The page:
Among participants with hypertension in the Systolic Blood Pressure Intervention Trial (SPRINT), time in target range (TTR) was a significant predictor of the risk of probable dementia, a secondary analysis indicates. The suggests “that TTR could be used as a practical metric of [blood pressure (BP)] control to evaluate the risk of dementia in older adults,” the authors conclude.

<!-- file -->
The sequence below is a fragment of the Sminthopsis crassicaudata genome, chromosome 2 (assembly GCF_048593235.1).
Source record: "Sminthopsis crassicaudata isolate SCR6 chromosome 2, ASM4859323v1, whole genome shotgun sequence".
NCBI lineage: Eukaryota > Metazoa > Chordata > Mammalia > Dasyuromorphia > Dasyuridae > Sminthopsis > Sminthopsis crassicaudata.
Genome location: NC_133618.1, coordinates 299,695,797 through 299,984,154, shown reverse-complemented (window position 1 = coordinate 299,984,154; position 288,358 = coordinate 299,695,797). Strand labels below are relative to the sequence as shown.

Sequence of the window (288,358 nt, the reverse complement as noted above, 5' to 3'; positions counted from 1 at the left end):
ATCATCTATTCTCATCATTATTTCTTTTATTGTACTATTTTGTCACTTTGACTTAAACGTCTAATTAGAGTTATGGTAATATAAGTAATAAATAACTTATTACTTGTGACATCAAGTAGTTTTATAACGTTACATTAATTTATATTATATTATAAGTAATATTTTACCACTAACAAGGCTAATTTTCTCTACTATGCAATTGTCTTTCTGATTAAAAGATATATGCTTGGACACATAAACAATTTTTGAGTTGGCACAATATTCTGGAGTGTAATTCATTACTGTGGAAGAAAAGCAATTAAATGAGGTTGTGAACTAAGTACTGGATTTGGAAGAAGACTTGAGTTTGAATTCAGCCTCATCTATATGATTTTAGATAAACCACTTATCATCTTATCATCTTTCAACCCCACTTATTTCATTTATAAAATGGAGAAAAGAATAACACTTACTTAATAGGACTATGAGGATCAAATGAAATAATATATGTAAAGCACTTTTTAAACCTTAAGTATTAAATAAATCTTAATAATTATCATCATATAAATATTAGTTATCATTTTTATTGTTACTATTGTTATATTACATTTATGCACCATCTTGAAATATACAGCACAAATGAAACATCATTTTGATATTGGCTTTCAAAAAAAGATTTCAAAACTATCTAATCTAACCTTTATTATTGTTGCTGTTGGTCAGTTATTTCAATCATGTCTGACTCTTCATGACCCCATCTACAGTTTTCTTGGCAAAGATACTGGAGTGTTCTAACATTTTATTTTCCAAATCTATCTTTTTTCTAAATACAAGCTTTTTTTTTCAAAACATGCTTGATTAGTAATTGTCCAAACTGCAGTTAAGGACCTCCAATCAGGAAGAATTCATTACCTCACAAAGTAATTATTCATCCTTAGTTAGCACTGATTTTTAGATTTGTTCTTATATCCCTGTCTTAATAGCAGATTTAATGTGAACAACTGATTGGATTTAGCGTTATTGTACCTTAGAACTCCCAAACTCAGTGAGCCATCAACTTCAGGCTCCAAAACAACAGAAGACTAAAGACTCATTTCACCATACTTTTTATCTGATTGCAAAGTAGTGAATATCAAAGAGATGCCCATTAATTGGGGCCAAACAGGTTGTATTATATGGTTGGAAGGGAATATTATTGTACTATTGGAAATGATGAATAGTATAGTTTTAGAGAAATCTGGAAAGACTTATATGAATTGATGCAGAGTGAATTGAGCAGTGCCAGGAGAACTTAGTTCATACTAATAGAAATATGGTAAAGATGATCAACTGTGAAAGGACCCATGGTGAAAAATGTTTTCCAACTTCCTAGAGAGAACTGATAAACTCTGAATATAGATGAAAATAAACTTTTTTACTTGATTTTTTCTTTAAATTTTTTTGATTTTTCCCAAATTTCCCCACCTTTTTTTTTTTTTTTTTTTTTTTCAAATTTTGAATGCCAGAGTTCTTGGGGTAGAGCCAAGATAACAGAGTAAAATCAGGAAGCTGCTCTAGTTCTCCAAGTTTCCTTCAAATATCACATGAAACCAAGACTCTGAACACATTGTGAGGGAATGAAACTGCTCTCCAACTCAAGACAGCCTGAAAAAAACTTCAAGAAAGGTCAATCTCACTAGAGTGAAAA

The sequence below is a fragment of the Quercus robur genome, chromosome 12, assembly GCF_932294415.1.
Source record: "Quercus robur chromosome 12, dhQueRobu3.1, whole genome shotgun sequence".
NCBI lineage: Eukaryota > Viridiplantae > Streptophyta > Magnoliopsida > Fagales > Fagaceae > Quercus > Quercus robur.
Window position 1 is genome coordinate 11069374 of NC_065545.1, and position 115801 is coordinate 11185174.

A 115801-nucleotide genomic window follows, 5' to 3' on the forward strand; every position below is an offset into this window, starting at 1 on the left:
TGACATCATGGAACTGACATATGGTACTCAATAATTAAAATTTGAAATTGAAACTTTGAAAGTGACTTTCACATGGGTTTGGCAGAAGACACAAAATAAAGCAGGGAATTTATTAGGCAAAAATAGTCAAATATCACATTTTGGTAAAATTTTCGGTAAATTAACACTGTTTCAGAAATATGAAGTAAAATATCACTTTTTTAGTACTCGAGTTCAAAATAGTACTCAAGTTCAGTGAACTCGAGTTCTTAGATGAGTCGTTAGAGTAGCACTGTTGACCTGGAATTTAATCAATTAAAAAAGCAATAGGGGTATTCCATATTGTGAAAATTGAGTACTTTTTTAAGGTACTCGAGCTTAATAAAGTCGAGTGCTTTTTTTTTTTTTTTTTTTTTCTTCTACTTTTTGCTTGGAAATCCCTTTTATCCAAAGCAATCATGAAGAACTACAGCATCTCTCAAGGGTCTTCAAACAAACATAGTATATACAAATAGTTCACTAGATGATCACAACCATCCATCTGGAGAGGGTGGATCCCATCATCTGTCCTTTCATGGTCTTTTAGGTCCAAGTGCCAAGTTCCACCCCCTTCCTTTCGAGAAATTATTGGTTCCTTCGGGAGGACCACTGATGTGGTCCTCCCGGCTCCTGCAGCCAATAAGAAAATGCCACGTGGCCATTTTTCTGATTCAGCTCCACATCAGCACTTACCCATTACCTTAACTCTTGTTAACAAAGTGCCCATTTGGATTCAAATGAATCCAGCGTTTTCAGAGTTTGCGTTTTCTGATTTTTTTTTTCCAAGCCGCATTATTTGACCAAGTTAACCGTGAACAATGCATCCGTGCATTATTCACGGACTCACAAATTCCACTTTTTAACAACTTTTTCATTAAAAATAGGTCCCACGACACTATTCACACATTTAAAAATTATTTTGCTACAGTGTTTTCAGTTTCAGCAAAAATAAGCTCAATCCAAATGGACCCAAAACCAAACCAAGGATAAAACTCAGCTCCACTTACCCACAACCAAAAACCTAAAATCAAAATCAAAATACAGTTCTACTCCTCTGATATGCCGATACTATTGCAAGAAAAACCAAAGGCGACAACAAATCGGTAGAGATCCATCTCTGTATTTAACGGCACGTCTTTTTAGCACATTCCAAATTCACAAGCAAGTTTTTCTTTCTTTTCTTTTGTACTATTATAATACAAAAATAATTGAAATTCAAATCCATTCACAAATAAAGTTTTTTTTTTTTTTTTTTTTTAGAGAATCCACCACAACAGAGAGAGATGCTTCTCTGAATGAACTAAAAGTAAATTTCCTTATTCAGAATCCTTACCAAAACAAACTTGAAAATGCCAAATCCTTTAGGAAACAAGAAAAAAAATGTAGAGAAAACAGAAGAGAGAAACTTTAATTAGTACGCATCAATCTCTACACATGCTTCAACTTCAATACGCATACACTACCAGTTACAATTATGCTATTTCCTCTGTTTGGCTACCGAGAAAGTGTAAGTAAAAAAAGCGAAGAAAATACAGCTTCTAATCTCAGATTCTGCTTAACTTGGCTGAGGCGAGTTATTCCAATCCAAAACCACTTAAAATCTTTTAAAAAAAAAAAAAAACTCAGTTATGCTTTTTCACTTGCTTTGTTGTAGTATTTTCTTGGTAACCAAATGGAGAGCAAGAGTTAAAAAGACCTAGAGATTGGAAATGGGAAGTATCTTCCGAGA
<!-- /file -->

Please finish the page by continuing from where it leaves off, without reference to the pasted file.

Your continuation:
The analysis compared systolic blood pressure (SBP) targets of <120 mm Hg (intensive) and <140 mm Hg (standard) among patients with hypertension and high cardiac risks. Based on target ranges of 110 to 130 mm Hg in the intensive treatment arm and 120 to 140 mmHg in the standard treatment arm, the investigators found: “A total of 7,965 patients with the mean (SD) age of 68.0 (9.2) years were included, and 35% were female. Patients with higher TTR were younger, more likely to be male and take <3 BP-lowering agents. Compared to the last quartile, the first quartile of TTR was significantly associated with a higher risk of probable dementia (HR: 1.74; 95% CI: 1.22–2.46; P = 0.002) and the composite of probable dementia or mild cognitive impairment (HR: 1.26; 95% CI: 1.03–1.55; P= 0.025). The risk of probable dementia and the composite outcome increased with per quartile decrease of TTR (HR: 1.18; 95% CI: 1.06–1.30; P = 0.002 and HR: 1.07; 95% CI: 1.00–1.14; P = 0.036). Sensitivity analyses showed similar results after adjusting mean SBP during the first 3-month follow-up.”